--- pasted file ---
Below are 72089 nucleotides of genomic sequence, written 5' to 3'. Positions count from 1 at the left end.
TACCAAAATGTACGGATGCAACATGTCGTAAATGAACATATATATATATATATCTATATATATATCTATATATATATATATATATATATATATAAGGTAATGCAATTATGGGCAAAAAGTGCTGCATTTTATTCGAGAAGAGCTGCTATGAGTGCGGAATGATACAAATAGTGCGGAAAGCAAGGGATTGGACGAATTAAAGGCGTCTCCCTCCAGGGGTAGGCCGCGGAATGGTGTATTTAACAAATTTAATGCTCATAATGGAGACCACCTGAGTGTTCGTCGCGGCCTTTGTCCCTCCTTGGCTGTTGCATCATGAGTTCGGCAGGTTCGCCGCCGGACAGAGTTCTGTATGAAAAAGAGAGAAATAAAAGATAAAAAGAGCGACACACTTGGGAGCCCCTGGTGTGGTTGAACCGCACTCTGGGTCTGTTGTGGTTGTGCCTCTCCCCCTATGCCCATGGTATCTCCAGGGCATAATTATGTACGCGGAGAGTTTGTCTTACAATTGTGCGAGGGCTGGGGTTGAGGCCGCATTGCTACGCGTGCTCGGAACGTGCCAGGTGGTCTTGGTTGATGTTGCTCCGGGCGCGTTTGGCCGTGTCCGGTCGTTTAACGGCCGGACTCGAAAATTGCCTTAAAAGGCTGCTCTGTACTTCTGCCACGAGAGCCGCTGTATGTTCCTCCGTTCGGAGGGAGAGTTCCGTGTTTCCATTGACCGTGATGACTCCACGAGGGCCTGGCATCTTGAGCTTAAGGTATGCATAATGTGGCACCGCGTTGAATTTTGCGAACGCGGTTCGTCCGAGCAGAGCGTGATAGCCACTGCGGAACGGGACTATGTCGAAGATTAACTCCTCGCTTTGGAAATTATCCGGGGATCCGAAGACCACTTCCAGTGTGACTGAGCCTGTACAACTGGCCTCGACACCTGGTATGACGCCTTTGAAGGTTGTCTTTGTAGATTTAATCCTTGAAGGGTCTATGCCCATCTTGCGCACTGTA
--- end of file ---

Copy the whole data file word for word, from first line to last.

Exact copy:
Below are 72089 nucleotides of genomic sequence, written 5' to 3'. Positions count from 1 at the left end.
TACCAAAATGTACGGATGCAACATGTCGTAAATGAACATATATATATATATATCTATATATATATCTATATATATATATATATATATATATATAAGGTAATGCAATTATGGGCAAAAAGTGCTGCATTTTATTCGAGAAGAGCTGCTATGAGTGCGGAATGATACAAATAGTGCGGAAAGCAAGGGATTGGACGAATTAAAGGCGTCTCCCTCCAGGGGTAGGCCGCGGAATGGTGTATTTAACAAATTTAATGCTCATAATGGAGACCACCTGAGTGTTCGTCGCGGCCTTTGTCCCTCCTTGGCTGTTGCATCATGAGTTCGGCAGGTTCGCCGCCGGACAGAGTTCTGTATGAAAAAGAGAGAAATAAAAGATAAAAAGAGCGACACACTTGGGAGCCCCTGGTGTGGTTGAACCGCACTCTGGGTCTGTTGTGGTTGTGCCTCTCCCCCTATGCCCATGGTATCTCCAGGGCATAATTATGTACGCGGAGAGTTTGTCTTACAATTGTGCGAGGGCTGGGGTTGAGGCCGCATTGCTACGCGTGCTCGGAACGTGCCAGGTGGTCTTGGTTGATGTTGCTCCGGGCGCGTTTGGCCGTGTCCGGTCGTTTAACGGCCGGACTCGAAAATTGCCTTAAAAGGCTGCTCTGTACTTCTGCCACGAGAGCCGCTGTATGTTCCTCCGTTCGGAGGGAGAGTTCCGTGTTTCCATTGACCGTGATGACTCCACGAGGGCCTGGCATCTTGAGCTTAAGGTATGCATAATGTGGCACCGCGTTGAATTTTGCGAACGCGGTTCGTCCGAGCAGAGCGTGATAGCCACTGCGGAACGGGACTATGTCGAAGATTAACTCCTCGCTTTGGAAATTATCCGGGGATCCGAAGACCACTTCCAGTGTGACTGAGCCTGTACAACTGGCCTCGACACCTGGTATGACGCCTTTGAAGGTTGTCTTTGTAGATTTAATCCTTGAAGGGTCTATGCCCATCTTGCGCACTGTA